The Puget Sound Chapter of the Human Factors and Ergonomics Society

Log in

Technically Cool Computing

A Pilot Project of Puget Sound Human Factors and Ergonomics Society

June 2010

Technically Cool Computing is a pilot project sponsored by the Puget Sound Human Factors and Ergonomics Society (PSHFES) to develop a computer ergonomics learning activity module for students The module will teach students how to evaluate their computer workstations and work habits in order to reduce their risk for musculoskeletal injuries. Our goal is to develop a user‐friendly learning module that can be easily implemented by teachers in the classroom environment. Students will gain an understanding of the basic concepts of computer ergonomics in order to be able to establish lifelong habits of safe computing. 

As the use of computers has increased significantly over the last twenty years, so has the rate of repetitive use musculoskeletal injuries such as carpal tunnel syndrome, neck strain and other conditions of the neck/spine, wrists, hands and shoulders. What are seldom considered, however, are the increased use of computers by children, the long-term effects of awkward postures on children, and the lack of size‐appropriate computer workstation equipment available to school‐aged youth.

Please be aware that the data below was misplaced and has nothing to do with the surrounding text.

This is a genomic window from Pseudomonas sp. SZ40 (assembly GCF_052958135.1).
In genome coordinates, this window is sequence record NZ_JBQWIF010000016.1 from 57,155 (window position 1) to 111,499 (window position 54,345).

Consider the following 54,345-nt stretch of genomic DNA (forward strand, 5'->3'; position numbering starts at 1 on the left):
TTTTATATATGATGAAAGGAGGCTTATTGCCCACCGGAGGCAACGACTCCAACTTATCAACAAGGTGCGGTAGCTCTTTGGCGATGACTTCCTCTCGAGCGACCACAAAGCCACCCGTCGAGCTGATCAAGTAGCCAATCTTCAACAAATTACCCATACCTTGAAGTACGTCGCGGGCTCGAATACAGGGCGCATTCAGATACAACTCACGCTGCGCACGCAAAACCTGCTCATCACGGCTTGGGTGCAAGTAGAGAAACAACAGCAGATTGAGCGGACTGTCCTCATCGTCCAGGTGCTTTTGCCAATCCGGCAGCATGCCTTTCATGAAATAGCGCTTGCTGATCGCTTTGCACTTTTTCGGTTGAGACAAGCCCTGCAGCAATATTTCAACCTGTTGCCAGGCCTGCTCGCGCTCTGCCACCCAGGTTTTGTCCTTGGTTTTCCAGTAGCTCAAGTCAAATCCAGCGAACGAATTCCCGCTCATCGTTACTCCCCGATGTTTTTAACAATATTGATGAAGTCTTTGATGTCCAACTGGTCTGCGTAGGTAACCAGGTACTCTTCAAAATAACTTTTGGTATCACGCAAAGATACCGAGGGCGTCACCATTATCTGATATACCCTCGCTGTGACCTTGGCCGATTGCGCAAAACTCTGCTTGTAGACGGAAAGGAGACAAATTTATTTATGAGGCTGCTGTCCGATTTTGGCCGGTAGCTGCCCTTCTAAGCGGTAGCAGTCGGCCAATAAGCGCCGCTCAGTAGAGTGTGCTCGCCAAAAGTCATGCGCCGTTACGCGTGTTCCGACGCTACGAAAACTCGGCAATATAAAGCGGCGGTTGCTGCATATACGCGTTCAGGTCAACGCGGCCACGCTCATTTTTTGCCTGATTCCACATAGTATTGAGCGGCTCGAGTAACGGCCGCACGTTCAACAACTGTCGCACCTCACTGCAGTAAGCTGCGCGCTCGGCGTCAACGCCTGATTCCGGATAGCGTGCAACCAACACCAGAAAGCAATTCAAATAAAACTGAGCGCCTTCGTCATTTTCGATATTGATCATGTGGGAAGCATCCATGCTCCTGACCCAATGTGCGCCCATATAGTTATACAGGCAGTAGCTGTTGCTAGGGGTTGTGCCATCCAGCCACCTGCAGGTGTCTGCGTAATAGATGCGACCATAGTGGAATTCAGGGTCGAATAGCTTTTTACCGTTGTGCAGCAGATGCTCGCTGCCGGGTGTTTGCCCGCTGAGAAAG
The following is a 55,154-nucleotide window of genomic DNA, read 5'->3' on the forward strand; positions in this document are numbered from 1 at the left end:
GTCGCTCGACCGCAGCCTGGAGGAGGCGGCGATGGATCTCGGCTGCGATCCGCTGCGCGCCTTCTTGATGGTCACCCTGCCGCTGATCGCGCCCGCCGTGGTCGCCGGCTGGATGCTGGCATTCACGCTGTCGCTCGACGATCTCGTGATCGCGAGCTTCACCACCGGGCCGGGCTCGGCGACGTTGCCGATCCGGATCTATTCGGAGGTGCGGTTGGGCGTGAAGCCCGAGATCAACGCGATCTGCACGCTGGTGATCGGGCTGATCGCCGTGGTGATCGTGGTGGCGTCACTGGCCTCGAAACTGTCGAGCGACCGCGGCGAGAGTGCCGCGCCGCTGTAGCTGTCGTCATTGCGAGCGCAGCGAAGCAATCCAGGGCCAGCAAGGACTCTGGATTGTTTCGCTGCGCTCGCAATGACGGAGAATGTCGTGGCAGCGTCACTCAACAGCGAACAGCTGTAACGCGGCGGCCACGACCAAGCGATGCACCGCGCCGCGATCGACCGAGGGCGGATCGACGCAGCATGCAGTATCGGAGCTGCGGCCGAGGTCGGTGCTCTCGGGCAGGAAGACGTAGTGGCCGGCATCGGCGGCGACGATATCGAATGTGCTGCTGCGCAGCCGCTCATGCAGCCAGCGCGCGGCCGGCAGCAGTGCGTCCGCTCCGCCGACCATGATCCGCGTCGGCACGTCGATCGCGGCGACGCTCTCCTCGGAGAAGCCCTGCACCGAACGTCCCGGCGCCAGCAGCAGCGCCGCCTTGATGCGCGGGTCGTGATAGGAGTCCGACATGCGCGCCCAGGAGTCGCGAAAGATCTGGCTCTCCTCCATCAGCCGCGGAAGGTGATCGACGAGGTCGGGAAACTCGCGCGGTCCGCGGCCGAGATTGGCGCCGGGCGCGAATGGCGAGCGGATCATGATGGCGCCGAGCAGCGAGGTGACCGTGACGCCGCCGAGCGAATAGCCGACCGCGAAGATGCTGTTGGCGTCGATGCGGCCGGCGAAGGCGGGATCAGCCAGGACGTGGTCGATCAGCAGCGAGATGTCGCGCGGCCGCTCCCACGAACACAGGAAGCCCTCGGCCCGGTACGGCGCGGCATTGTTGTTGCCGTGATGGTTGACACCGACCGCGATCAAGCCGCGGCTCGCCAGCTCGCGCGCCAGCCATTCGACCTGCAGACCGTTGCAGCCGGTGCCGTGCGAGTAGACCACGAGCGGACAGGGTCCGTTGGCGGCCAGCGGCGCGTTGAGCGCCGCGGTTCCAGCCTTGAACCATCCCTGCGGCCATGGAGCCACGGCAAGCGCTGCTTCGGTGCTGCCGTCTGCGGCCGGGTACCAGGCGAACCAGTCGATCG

It has been reported that approximately 23% of elementary school children complain of back pain, a  statistic that increases to about 33% among secondary school children.  Fifty six percent of teenage  males and 30% of females in the US were identified as having degeneration of the spine by X‐ray imaging.

In 1999, the average American child was reported to be spending between one and three hours per  day using a computer.  Add to that the increased use of mobile devices such as cell phones for text  messaging and gaming devices, and the exposure to risk increases exponentially.  With so many  children using electronic devices at an early age, concerns regarding the long term effects of this  chronic exposure and the potential for the early onset of debilitating injuries have begun to surface.   Providing education for students to achieve comfort, efficiency and safety in their computer habits  early on will assure a healthy workforce for our future.

For additional information or to be involved in the trial phase of this project, please contact Susan  Murphey, PSHFES Community Projects Chair, at   


Join our network on  LinkedIn

© Copyright 2012 Puget Sound Chapter of the Human Factors and Ergonomics Society

Powered by Wild Apricot Membership Software